B.C.’s animal welfare watchdog is being criticized for a policy change that could allow branches to transfer in out-of-province dogs for adoption.

The proposal, published last month, would let SPCA locations with excess capacity bring in canines from other B.C. regions, neighbouring provinces or from U.S. states on the west coast.

In the document, the agency says it has experienced a reduction in dog intake over the past few years, which it believes has led to reduced traffic and support for the organization because branches no longer have enough adoptable dogs to draw the public into the shelters when they’re looking for a pet.

The report says anecdotal evidence from its staff and volunteers suggests that shortage is driving people who are looking for specific dogs – including small breeds and puppies – to for-profit pet sellers, including backyard breeders.

The agency says by transferring in rescue animals from other jurisdictions, it can save lives while assisting other shelters in lowering their pet overpopulation.

“It also assists the SPCA in rebuilding a reputation as a community for dog adoption. If more adopters come to [us] to meet dogs, this will benefit our B.C. dogs as well as the dogs we support,” the document reads.

It adds that dogs being imported should be highly adoptable dogs that are underrepresented in B.C. and won’t require a lot of resources to adopt out.

But Kathy Powelson, executive director of Paws for Hope, said the SPCA is more concerned with meeting consumer demand than its animal welfare mandate.

“There is a homeless dog crisis in our province,” she told CTV News.

“There are so many animals in B.C. communities and First Nations reserves that need help. We don’t think it’s the SPCA’s role to fill consumer need. They could be partnering with more rescues in rural areas. Their role should be to educate people and legislate for change.”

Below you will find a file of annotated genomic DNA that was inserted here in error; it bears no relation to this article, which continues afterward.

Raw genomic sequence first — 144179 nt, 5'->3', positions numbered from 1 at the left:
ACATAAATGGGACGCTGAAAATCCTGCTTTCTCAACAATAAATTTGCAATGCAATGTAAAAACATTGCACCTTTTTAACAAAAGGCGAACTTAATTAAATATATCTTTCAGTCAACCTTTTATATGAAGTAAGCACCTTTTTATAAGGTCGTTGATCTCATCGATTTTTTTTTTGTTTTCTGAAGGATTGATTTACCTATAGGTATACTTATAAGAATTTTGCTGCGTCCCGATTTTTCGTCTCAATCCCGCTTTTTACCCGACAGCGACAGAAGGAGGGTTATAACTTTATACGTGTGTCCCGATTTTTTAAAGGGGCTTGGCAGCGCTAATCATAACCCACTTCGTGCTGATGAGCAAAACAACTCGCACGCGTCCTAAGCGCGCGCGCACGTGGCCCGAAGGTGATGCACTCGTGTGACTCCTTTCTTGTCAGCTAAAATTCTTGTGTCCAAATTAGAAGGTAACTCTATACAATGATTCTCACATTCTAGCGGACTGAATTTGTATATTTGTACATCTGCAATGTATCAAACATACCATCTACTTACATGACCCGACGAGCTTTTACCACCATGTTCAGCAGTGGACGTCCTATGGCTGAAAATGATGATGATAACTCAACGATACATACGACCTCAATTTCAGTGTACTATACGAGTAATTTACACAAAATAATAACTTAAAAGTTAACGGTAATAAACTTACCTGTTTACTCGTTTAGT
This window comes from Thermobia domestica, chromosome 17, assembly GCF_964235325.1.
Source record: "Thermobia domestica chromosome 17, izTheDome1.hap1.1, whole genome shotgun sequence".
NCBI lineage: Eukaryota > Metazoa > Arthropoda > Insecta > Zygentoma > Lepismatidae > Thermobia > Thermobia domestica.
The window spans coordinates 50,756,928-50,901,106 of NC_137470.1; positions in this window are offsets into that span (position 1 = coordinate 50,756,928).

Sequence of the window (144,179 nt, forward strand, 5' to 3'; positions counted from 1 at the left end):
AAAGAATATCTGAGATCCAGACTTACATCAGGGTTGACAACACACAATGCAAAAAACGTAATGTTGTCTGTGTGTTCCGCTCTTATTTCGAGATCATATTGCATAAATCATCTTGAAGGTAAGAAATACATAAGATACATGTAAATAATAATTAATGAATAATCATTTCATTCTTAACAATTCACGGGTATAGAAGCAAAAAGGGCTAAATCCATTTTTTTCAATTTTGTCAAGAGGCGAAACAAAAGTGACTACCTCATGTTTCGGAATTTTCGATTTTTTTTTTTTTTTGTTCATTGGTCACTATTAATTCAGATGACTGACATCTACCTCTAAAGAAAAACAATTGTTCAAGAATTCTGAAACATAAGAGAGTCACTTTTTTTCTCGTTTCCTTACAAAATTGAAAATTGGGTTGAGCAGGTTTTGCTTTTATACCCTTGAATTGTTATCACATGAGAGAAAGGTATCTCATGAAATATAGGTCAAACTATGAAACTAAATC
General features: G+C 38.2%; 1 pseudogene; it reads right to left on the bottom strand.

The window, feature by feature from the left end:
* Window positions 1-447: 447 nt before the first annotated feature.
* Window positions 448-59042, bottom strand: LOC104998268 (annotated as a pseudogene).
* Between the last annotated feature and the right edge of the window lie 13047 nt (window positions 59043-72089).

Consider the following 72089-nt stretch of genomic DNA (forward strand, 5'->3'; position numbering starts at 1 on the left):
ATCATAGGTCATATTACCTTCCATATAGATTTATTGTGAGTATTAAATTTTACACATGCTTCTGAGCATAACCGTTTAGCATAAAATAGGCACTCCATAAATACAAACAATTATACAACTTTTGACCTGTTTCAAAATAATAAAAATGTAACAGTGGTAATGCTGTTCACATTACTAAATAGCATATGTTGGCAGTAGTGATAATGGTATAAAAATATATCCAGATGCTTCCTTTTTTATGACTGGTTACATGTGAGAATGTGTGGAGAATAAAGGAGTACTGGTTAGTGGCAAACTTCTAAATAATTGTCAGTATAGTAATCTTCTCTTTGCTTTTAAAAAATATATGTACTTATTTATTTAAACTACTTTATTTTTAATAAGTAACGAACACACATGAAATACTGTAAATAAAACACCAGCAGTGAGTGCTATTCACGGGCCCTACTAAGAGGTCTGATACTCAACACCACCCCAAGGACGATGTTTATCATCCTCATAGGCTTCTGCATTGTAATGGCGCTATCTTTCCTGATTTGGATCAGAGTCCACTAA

The SPCA said the transfers wouldn’t come at the expense of dogs in the province and that it will continue to push for tougher animal welfare legislation in the province.

Community manager Lorie Chortyk said branches would only be allowed to bring in new dogs if they have excess capacity, and that there are no animals within the SPCA system that could be transported to the location. The branch must also prove there are no local pounds, rescue groups or B.C. First Nations communities that could transfer dogs into their care.

Priority would be given to high-kill shelters.

“The protocol is clear – it can only happen if all the conditions are met. This doesn’t come at the expense of dogs in B.C.,” said Chortyk.

Paws for Hope maintains the SPCA would never have to transfer in new dogs if it developed partnerships with rescue organizations in rural areas across the province.

Powelson said there are hundreds of communities in the province with severe pet overpopulation issues, including many where individuals are paid a bounty to shoot or drowned stray dogs.

“It’s a hidden problem but it’s right in our backyard, and they need to do something about it,” she said.

The high cost of transporting homeless animals from isolated communities can be a big barrier to rescue groups in remote areas, she added, saying some groups must travel hundreds of kilometres to reach the nearest SPCA shelter.